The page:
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The economic consequences of the pandemic will be dramatic throughout the world and particularly in Brazil. What to do? There is a clash between the military-sponsored vision of the Palácio do Planalto, the pro-Brazil one — a public works rag that has come to be compared to the New Deal — and that of Finance Minister Paulo Guedes — the lone one in a mask — fearing a neo-developmentalist/statist revival.

Guedes’ strategy of the classic austerity policy to restore confidence and attract domestic and, above all, international capital was already in a bad way. It went into outer space with the pandemic. The paradigm of strict deficit control has simply turned to juice. Central countries are betting on debt of 300% of GDP and a return to the kind of deficit treatment of the New Deal, WWII, and postwar days, where the Marshall Plan comes from.

Men of finance capital like Guedes are stunned by this situation and have no idea how to continue wielding their favorite tool, the scissors. They don’t realize how much the pandemic has exploded the entire paradigm of “financed” capitalism: extreme globalization, the dizzying movement of speculative capital, its relative disengagement from productive investment, and its ability to bring national governments to their knees.

There is certainly a revival of Lord Keynes, of the interventionist action of the state – in various ways, not all friendly to finance – and this occurs in countries governed by both the left and the right (currently the majority).

This does not automatically give the Pro-Brazil military a reason. Yes, Brazil will desperately need its state, including as an economic agent, but not of the old and outdated national-developmentalist strategy from Geisel to Dilma. Of the State in a new paradigm that can see where the country’s potential really lies and what kind of public and infrastructure investment will actually work, because we know all too well, also from Geisel to Dilma, that it can easily be disastrous.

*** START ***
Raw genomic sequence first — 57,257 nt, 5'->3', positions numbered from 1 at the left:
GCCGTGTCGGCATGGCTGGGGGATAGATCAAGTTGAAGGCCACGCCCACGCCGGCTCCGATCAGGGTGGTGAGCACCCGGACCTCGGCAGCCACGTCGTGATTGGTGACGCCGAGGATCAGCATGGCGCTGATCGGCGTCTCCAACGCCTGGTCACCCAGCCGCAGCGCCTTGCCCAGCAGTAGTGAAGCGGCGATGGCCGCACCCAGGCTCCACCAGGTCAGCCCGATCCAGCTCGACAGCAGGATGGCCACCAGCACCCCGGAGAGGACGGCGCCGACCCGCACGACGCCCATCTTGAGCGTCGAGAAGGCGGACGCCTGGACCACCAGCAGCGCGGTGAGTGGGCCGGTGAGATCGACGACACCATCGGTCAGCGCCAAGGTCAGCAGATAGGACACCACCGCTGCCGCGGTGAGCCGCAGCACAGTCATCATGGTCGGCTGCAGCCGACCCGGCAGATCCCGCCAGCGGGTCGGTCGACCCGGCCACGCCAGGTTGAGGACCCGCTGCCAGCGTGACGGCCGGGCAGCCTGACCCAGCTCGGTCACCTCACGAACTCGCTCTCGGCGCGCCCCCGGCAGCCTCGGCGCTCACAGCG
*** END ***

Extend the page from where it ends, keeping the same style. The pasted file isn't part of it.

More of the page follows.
There is a pathetic ingredient in this faith of Brazil that its future lies in oil and meat. Oil, regardless of the current downturn, is not going to last another 20 years with the global auto industry’s decision to electrify itself. Meat, on the other hand, I am sorry to tell the ruralists, will sooner than you think do without cattle and pasture. It is being manufactured synthetically with the same taste and cheapening exponentially. This will conquer the world, including China. Stand by.

Our potential lies in biotechnology, in the production of energy through biomass, in natural and economical reforestation, absorbing carbon on a scale never before seen in the world; in low-carbon agriculture and organic, quality food, for an increasingly demanding market; in adding value to our natural products; in clean wind and solar energy, with storage, intensive job generators. The State is not going to finance all this, but in the BNDES it has a leverage instrument, via guarantees to attract capital that is available throughout the world in search of sustainable, well-done, and socially advantageous projects.

Brazil has to enforce the decision, already foreseen in the Paris Agreement, of the economic value of less carbon. In a world where an immense loss of wealth has just occurred, a new source of wealth arises! One linked to the survival of humanity in the face of climate change.

Reducing and sequestering carbon from the atmosphere is the “new gold” that we need to learn to mine. This is exactly what the now defunct Amazon Fund was doing, with different terminology, billing the annual reduction of deforestation, easily convertible into less carbon. It is possible to do this on a macro scale and public investment, intelligently, to be a catalyst for private capital, national and international. For this, however, it is necessary to have a president with credibility capable of uniting Brazil. Certainly not that one…